Don’t be afraid to do away rotations in cities or programs that you had not considered before. An excellent resource to learn about surgical residency programs is FREIDA Online from the AMA.

5. You will be entering a male-dominated profession. Do it proudly! We all contribute to change the trend

It is no secret that surgery has been (and still is) a field dominated by men. Statistics from the Medscape compensation report show that male physicians (65%) are more likely to pursue surgical training than female physicians (35%). According to the AWS, in 2015 19.2% of surgeons in the US were women and women in surgery still earn 8% less than their male counterparts. The AAMC Physician Specialty Databook 2014 estimates that only 38% of general surgery residents are women.  The American College of Surgeons has shown that the gender disparity is greater among surgical fields such as urology and orthopedic surgery (Figure 3).

Despite, being in minority we have proven to deliver exceptional care to our patients. A recent study published in BMJ, suggested that female surgeons had lower death rates, complications, and lower post-surgical readmission rates compared to their male counterparts.Currently, more women are pursuing careers in surgery and are gaining more visibility with the viral sensation of #ilooklikeasurgeon and the replicas of the New Yorker Cover across the world.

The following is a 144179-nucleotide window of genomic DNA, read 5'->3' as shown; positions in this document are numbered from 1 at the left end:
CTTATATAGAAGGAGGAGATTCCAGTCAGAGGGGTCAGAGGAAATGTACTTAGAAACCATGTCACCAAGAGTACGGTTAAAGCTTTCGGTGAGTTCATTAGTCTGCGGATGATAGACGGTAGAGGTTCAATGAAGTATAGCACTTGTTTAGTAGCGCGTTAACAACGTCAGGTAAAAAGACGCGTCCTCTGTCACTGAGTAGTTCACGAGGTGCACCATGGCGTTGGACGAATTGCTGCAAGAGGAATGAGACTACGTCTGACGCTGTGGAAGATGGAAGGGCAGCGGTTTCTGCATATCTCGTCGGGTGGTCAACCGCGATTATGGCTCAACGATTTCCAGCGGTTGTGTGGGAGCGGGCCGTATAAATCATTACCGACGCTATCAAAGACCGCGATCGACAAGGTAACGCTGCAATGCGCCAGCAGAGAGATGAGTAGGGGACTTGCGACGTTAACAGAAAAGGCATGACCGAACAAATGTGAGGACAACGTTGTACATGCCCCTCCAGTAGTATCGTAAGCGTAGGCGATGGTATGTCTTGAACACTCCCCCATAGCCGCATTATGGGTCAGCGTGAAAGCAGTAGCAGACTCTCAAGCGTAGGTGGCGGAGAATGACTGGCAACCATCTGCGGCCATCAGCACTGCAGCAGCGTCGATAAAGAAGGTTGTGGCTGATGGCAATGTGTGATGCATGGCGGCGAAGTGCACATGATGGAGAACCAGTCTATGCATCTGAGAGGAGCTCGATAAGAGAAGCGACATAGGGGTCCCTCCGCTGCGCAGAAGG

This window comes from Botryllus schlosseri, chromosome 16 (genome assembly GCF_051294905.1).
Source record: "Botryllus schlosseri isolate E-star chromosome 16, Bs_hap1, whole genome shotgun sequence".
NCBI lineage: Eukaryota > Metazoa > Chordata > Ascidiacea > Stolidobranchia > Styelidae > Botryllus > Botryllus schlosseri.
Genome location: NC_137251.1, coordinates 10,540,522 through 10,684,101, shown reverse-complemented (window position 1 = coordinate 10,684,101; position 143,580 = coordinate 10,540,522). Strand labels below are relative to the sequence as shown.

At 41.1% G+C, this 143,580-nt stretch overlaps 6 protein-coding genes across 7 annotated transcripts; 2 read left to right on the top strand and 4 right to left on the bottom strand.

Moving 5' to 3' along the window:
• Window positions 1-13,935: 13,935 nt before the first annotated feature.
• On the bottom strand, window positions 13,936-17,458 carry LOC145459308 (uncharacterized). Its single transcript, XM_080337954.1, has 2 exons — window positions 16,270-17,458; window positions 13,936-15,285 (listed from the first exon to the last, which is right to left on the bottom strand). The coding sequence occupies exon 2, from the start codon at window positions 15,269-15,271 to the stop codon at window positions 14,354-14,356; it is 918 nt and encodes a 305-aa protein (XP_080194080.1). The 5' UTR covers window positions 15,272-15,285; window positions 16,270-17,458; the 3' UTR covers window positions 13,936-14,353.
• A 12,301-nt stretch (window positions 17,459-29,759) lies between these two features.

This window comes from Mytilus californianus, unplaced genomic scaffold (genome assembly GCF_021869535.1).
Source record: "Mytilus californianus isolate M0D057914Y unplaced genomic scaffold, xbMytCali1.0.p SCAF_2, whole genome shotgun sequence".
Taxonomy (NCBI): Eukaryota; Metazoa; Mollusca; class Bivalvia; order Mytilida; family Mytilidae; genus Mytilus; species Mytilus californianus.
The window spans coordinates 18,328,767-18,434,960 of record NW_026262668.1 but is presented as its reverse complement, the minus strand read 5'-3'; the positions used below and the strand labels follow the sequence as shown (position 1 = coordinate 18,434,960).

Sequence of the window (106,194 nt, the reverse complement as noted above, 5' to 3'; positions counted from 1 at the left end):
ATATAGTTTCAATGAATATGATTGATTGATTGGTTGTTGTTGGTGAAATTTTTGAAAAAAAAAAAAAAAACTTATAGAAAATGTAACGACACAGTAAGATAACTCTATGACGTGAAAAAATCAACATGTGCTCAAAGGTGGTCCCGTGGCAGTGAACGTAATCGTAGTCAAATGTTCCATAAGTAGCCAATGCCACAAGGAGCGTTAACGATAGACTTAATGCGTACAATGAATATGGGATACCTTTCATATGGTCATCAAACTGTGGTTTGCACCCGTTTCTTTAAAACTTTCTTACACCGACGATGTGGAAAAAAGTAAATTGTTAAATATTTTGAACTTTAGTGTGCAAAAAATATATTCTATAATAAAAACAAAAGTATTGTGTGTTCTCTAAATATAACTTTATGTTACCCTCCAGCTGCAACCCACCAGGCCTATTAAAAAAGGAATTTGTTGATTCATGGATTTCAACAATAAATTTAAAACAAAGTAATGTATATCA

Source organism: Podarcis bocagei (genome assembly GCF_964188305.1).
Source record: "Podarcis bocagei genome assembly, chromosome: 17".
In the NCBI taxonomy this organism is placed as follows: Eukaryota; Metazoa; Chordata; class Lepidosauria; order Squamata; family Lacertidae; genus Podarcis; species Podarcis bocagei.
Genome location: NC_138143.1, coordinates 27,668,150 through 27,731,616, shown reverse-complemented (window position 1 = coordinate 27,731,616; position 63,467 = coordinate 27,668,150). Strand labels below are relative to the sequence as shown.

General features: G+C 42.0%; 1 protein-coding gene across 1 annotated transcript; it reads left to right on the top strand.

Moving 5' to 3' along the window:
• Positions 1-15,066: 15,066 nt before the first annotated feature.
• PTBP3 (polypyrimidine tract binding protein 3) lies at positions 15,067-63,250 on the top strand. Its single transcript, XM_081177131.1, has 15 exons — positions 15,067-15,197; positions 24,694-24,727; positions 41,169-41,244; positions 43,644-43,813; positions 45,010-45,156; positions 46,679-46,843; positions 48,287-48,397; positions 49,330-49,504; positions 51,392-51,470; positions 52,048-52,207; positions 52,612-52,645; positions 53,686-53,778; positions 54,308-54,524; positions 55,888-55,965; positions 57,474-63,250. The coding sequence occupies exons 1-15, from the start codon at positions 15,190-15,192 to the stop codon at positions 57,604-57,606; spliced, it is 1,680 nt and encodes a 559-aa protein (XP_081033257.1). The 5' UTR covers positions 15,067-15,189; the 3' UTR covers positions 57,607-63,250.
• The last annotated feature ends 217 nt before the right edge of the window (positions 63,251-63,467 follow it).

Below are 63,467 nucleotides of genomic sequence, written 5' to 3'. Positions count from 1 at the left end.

I encourage you to join the increasing trend of women becoming the new faces of surgery in the US. After all, it is up to us to pave the way for women who aspire to become the surgeons and healers of tomorrow.

Mariela R. Martinez Rivera is a Urology Resident in NY. During her medical training, Mariela became a recipient of the American Medical Association (AMA) Minority Scholar Award and has been inducted as Junior Member of the Alpha Omega Alpha and Gold Humanism Honor Society for her commitment to serve communities in Puerto Rico. She studied Biology at University of Puerto Rico Mayaguez where she conducted research in Genetics and Admixture of the Puerto Rican population. Mariela then completed a Masters Degree in Human Genetics at the University of California-Los Angeles where she received the prestigious Eugene Cota Robles Fellowship and the NSF Graduate Research Fellowship. She graduated from from Ponce Health Science University School of Medicine with honors.

Her interests include urology, oncology, surgery, health disparities, health advocacy, non-profit leadership, genetics and molecular biology. A native from Puerto Rico, Mariela has spearheaded diverse initiatives to increase leadership and advocacy among Latinos throughout her involvement in the Latino Medical Student Association. She is also passionate about increasing the representation of women in medicine and in surgical fields.

She enjoys painting, photography, and singing. Mariela also loves going to the beach and spending time with her family.

Our blog is a forum for our members to speak, and as such, statements made here represent the opinions of the author and are not necessarily the opinion of the Association of Women Surgeons.